Container adapters are the most prevalent type of module in Arquillian since we aim to support every major Java container (i.e., server) and eventually non-Java ones too. The project currently host adapters for 12 vendor containers, including JBoss AS, GlassFish, Apache Tomcat, Jetty, WebLogic Server, Websphere AS, and 2 cloud providers, OpenShift and CloudBees. The adapters provide up to three management styles (embedded, managed and remote) each and cover several major release lines. It's a lot of adapters :)
The other major module is Arquillian Drone and its companion, Arquillian Graphene. These extensions take away all the hassle of setting up and managing Selenium, WebDriver and other browser drivers. All you have to do is inject the browser API into your test and send commands to it. By bringing together application deployment and browser control, you can quite literally test end-to-end. OpenShift just announced an integration with SauceLabs, which enables you to use Arquillian to run cross-platform browser tests from Jenkins running in the cloud.
A similar extension to Drone is the Android extension, which installs an application on the device and then controls the Android UI rather than a browser.
Two emerging modules we're watching closely are the Arquillian Persistence Extension, which provides declarative control and add-ons for DBUnit, and the Arquillian Spring Extension, which allows Spring developers to replace the Spring test framework with Arquillian and gain access to all the Arquillian extensions, in particular Drone. The Arquillian Spring Extension is being developed as a Google Summer of Code project.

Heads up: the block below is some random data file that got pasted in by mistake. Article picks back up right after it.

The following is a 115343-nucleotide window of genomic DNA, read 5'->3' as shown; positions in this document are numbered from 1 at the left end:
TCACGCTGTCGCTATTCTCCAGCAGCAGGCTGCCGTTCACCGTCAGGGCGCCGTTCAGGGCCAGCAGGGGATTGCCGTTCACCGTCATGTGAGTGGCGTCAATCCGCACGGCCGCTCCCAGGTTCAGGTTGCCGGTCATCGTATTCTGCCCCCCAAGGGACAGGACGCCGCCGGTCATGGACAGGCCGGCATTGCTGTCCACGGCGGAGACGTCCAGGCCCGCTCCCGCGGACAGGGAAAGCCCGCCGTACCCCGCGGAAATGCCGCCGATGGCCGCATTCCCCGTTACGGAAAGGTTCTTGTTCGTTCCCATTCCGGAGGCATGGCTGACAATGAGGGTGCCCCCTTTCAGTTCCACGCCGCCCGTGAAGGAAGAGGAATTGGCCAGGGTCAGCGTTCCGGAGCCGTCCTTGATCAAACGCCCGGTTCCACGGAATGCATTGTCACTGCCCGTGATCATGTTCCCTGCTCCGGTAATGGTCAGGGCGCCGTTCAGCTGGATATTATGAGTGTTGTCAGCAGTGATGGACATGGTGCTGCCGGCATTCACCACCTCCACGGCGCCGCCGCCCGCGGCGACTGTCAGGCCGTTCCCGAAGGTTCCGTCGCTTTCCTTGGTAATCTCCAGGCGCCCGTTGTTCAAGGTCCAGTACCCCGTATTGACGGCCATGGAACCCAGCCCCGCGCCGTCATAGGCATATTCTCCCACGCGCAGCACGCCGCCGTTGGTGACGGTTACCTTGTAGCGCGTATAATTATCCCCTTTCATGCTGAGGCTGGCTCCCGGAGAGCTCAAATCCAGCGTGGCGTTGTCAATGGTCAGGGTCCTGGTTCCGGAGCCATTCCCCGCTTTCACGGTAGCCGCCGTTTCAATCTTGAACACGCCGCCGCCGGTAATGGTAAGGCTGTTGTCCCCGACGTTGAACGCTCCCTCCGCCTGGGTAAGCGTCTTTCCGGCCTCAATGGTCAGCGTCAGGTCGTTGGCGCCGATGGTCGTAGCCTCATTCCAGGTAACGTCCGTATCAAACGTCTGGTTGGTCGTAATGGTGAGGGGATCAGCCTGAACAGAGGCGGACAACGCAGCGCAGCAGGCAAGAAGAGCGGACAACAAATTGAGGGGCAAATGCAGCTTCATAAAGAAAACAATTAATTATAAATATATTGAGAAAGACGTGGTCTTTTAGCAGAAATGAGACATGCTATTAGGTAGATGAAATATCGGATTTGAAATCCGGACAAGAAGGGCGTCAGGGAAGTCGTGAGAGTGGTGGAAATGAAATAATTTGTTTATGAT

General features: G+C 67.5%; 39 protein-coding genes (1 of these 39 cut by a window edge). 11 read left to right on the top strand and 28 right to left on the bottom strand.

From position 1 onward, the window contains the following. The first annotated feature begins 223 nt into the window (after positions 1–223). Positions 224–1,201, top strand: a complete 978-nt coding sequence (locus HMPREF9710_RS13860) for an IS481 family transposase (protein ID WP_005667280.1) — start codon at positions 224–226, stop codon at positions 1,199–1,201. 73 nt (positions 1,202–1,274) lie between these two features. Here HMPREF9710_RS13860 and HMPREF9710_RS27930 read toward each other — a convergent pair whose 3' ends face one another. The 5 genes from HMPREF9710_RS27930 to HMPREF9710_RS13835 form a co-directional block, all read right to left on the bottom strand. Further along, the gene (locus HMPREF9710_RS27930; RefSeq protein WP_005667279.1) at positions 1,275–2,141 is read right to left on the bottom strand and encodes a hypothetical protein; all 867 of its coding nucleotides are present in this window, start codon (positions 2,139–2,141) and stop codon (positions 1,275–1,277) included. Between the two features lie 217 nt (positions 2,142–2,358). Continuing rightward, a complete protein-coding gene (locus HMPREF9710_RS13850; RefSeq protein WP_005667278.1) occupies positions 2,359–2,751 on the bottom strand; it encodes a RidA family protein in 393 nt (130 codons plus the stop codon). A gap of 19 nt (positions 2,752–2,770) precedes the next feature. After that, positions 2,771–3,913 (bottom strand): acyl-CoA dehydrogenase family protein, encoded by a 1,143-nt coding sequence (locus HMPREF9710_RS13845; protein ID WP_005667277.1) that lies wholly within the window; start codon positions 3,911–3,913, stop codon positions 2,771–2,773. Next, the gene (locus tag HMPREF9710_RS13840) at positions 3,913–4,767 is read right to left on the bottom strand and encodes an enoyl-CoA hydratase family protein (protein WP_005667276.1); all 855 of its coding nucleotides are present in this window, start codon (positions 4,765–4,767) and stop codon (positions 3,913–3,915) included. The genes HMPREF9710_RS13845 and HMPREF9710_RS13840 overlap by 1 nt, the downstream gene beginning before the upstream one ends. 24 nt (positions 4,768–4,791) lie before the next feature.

I'll cap off this list by mentioning the module that provides an entry point into the platform, the Arquillian plugin for JBoss Forge. Simply put, there's no quicker way to get Arquillian setup in your project. One command and you're ready to go.
InfoQ: Have testing practices like BDD and TDD influenced the design of Arquillian framework?
Dan: I'd say that testing practices like BDD, TDD and ATDD have influenced who and what Arquillian is designed for.
We want developers to be able to test early, test often and test for real. As a developer, you can write a battery of unit tests or integration tests that uses an embedded or mock runtime, only to find out later you were violating a fundamental assumption about the runtime (classloading behavior, visibility, file system schema) that invalidates everything you worked on. You've just got to test the real thing. That's been scary up until now because it meant packaging your project and deploying the whole thing. By leveraging ShrinkWrap's micro-deployments, you can create very targeted integration tests that serve as check points along the way. No more face-palm moments mid-project.
I often say that Arquillian is a learning environment. You can test your assumptions or understanding of a framework in a "true" runtime very early on in the development process. You'd be amazed how quickly you learn things this way.
Arquillian is also supporting these testing practices by pursuing integrations with BDD and ATDD frameworks such as Spock, JBehave and Thucydides. This will be a major area of growth in the coming year.
InfoQ: Since Arquillian provides support for testing the applications inside the container, is there a risk that this approach will lead to developers not paying attention to design practices like loose coupling between classes, isolation, and modularity?